We found that jet-black melanism and partial melanism in colour group 2 (gray/tan agouti) fox squirrels, are associated with a non-synonymous single nucleotide polymorphism in the ASIP locus, with all jet-black individuals being homozygous for the derived allele, and most partial melanic squirrels being heterozygous. Jet-black melanic, partial melanic, and wildtype squirrels were all sampled from the same location in northern Georgia, indicating frequent interbreeding in relation to colour phenotype. Hence population structure cannot explain this association, and this is further supported by the absence of an association between colouration and MC1R genotype, and the overall low frequency of jet-black individuals in group 2 fox squirrels (maximum 13%). Interestingly, since there is a strong trend for heterozygous individuals to have an intermediate colour phenotype, our results are most consistent with a pattern of partial dominance at ASIP, which is unusual [34]. The Gly121Cys mutation falls in the highly conserved cysteine-rich domain of the ASIP protein, which is thought to form a highly ordered structure stabilised by five disulphide bridges that create an inhibitor cysteine-knot motif (Fig. 6 and Additional file 4) [35, 36]. The position of 10 cysteine residues in this region is highly conserved across mammalian orders, and in the four cases where changes in the number of cysteine residues have been reported, they are associated with melanism: German Shepherd dogs and alpacas (Arg96Cys) [37, 38], the pampas cat (Arg120Cys) [21] and the Asian golden cat (Cys128Trp) [24]. Taken together this strongly suggests that the Gly121Cys mutation in ASIP is causative for melanism in colour group 2 (gray/tan agouti) fox squirrels, although functional studies will be needed to confirm this. Our findings indicate that melanism has evolved at least twice in fox squirrels: jet-black melanic phenotypes in different parts of the species’ range are the result of mutations at two different loci, MC1R and ASIP. These two loci are also associated with intraspecific events of parallel melanism in a Solomon Island flycatcher [22] and in rock pocket mice [39, 40]. These results in tree squirrels add to the extensive evidence that MC1R and ASIP represent functionally equivalent “adaptive hotspots” for melanism in vertebrates [18].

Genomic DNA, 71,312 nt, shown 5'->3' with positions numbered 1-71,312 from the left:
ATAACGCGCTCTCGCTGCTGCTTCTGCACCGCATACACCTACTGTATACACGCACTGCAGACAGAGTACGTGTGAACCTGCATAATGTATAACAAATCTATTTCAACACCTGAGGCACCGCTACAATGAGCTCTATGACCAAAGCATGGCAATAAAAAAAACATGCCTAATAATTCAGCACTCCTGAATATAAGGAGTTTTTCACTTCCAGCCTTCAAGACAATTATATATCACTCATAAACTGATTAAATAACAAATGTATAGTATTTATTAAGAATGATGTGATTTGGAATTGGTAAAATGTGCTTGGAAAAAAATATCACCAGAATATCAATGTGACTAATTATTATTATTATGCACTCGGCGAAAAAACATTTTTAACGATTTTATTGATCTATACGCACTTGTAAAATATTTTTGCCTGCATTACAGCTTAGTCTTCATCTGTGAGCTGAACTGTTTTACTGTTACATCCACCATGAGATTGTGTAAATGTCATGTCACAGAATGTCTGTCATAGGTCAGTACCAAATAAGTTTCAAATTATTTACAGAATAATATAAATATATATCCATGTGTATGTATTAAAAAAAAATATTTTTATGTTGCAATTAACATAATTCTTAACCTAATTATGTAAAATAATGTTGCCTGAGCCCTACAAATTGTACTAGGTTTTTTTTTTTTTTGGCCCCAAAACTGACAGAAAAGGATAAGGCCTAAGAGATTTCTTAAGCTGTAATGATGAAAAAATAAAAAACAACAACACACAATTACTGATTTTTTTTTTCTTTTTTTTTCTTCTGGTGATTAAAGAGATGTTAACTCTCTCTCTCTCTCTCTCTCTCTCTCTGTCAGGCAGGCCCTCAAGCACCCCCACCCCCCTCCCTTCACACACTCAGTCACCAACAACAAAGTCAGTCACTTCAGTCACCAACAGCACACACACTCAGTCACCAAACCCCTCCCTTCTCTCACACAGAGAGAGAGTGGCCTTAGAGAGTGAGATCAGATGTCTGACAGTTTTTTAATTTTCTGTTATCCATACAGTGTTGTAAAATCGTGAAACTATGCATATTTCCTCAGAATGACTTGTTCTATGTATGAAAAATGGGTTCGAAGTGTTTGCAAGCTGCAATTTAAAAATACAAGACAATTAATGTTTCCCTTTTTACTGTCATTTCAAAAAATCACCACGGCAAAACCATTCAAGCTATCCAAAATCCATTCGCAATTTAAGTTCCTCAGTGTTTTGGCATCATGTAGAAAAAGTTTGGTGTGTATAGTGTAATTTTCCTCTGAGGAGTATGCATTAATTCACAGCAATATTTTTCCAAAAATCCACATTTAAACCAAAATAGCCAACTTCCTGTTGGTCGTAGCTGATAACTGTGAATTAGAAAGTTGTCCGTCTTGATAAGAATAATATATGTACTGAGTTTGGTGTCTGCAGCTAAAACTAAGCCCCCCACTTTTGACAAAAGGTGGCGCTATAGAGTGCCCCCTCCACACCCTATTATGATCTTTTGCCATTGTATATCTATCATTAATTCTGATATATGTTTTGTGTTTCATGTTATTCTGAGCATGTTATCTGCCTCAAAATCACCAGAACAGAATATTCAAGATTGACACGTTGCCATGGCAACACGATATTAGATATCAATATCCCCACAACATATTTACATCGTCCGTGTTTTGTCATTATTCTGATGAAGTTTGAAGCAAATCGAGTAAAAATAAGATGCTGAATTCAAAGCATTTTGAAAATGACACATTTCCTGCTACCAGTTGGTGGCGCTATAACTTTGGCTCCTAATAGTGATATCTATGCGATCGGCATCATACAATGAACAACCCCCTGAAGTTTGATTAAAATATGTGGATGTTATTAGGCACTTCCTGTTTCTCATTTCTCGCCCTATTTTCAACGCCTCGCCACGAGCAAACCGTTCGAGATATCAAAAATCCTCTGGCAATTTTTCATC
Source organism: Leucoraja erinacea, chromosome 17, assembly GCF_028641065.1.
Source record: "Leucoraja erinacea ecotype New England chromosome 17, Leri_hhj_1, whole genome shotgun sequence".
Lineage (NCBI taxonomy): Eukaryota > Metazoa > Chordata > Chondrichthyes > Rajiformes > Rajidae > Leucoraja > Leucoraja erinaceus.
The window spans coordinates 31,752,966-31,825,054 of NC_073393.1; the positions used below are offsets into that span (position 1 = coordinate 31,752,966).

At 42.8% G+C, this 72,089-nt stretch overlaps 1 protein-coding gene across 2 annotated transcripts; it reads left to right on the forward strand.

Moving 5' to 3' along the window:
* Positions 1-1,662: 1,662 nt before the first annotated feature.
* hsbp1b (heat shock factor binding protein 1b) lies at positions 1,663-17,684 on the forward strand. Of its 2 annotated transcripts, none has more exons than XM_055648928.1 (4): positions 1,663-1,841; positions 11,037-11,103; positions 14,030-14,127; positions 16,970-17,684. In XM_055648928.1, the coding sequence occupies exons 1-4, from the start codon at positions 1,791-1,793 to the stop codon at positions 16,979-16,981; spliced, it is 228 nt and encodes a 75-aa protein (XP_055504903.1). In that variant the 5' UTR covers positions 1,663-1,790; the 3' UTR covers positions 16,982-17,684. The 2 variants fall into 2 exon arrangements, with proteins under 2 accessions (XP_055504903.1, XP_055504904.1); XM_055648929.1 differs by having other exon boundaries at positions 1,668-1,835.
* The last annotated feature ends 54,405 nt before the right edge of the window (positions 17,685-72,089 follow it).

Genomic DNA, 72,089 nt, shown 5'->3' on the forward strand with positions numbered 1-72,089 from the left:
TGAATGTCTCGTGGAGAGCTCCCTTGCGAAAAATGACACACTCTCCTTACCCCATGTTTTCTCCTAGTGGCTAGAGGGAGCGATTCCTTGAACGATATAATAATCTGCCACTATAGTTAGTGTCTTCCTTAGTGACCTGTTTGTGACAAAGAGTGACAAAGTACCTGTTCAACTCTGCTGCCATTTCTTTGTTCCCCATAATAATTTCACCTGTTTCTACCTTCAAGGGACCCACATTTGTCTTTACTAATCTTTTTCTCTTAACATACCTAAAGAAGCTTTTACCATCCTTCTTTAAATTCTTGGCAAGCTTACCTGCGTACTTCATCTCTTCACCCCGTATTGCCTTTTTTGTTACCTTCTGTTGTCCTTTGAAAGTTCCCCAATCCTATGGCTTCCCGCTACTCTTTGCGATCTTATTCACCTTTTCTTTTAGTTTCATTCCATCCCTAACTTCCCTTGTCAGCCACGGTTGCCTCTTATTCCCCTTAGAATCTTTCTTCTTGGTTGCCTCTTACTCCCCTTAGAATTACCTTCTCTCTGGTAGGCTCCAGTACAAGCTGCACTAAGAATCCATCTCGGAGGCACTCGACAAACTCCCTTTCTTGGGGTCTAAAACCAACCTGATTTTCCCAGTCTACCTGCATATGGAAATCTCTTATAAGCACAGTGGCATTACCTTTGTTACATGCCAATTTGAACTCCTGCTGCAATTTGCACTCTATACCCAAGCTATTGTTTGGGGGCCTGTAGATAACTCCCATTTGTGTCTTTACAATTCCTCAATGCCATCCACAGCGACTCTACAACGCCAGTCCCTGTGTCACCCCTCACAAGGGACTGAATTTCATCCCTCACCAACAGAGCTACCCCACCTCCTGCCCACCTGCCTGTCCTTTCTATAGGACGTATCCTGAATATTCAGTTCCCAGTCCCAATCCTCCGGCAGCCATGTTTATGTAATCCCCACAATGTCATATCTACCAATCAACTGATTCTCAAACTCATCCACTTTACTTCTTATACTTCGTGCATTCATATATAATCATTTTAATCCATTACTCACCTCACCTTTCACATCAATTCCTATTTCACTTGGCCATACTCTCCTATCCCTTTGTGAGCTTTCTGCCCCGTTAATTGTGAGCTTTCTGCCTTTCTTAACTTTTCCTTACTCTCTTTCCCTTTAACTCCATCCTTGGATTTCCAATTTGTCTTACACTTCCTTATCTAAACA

Fig. 6